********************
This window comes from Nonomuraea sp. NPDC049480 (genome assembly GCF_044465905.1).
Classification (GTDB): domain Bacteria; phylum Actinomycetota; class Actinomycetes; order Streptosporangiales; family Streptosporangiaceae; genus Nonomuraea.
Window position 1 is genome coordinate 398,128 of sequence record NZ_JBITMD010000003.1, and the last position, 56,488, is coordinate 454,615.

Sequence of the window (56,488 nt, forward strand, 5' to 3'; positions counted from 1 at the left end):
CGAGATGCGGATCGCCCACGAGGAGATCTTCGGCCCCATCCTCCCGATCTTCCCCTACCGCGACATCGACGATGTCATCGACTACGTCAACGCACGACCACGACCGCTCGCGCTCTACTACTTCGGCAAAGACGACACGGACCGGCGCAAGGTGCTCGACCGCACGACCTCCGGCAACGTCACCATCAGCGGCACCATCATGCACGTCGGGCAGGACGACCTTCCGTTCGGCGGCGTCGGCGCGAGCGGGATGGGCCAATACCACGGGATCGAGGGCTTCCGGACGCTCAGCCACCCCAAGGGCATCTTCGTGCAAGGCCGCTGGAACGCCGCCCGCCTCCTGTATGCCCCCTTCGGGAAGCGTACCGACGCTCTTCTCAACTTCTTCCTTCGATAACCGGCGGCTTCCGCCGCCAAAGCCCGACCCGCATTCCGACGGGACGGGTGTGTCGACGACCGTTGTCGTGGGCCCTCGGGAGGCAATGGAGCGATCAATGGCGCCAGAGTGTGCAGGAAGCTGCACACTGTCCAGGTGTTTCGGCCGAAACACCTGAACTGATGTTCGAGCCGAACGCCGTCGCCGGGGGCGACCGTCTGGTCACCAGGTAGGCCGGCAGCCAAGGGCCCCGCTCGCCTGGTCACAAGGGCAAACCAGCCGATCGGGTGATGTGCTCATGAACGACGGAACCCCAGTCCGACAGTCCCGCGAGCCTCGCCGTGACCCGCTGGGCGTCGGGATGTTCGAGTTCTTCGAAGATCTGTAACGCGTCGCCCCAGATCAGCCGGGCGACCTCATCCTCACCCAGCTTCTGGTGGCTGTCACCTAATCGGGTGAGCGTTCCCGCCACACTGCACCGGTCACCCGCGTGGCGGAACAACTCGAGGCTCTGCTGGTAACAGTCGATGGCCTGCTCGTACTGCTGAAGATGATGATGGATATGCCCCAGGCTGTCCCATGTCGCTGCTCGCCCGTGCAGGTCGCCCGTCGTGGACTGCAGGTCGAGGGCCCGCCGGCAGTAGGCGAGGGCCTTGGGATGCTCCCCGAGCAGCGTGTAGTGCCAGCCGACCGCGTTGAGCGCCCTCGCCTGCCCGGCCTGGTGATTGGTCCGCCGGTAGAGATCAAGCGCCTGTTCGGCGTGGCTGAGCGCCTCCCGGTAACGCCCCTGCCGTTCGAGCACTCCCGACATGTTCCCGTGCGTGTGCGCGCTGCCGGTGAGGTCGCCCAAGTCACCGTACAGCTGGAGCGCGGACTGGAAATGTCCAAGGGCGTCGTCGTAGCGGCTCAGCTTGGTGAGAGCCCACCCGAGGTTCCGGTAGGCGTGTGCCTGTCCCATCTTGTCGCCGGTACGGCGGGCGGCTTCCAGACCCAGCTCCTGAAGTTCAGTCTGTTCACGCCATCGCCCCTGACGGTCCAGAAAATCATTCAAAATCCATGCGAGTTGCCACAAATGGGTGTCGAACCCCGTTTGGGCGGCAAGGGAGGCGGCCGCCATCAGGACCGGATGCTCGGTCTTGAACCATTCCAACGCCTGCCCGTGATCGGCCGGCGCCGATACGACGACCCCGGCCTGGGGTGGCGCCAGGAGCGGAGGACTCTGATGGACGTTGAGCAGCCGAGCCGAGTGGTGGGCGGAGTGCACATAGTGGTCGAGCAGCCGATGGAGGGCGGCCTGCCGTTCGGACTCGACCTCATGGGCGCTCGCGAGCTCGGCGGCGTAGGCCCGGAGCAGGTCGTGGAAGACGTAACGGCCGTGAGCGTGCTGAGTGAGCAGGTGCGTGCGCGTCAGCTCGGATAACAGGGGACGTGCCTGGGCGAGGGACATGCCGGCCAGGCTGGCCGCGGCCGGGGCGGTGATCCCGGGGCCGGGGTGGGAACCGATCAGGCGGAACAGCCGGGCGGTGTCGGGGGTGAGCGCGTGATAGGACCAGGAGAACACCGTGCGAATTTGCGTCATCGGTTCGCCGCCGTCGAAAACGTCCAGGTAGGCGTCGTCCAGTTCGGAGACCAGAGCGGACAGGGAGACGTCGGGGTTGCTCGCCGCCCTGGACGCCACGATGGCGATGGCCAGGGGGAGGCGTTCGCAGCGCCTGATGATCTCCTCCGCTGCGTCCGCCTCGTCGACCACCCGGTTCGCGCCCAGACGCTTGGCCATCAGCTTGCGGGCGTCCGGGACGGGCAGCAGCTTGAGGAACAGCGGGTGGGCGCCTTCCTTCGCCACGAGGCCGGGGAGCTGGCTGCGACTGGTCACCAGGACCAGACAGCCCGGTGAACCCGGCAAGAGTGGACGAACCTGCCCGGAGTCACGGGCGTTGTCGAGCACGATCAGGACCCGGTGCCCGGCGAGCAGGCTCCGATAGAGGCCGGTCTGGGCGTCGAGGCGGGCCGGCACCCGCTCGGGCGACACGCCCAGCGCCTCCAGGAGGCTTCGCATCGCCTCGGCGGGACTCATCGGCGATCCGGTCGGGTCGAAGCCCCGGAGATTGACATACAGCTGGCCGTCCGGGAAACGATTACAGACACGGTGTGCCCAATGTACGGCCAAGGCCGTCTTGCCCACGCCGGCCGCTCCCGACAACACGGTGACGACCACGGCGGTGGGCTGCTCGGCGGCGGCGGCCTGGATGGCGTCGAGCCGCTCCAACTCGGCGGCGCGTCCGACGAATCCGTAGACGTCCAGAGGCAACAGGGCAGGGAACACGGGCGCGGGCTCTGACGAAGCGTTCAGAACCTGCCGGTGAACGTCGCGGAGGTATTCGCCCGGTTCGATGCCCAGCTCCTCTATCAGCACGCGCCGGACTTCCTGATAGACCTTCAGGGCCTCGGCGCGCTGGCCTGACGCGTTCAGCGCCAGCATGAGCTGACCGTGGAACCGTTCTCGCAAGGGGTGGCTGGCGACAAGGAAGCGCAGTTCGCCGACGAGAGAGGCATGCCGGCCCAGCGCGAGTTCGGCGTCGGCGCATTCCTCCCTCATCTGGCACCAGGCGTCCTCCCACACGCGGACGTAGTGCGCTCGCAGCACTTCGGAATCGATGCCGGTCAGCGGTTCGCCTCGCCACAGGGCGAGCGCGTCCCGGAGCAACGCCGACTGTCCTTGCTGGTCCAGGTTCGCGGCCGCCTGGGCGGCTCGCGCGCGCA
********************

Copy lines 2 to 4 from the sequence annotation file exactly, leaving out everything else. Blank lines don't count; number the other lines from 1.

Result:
Classification (GTDB): domain Bacteria; phylum Actinomycetota; class Actinomycetes; order Streptosporangiales; family Streptosporangiaceae; genus Nonomuraea.
Window position 1 is genome coordinate 398,128 of sequence record NZ_JBITMD010000003.1, and the last position, 56,488, is coordinate 454,615.

Sequence of the window (56,488 nt, forward strand, 5' to 3'; positions counted from 1 at the left end):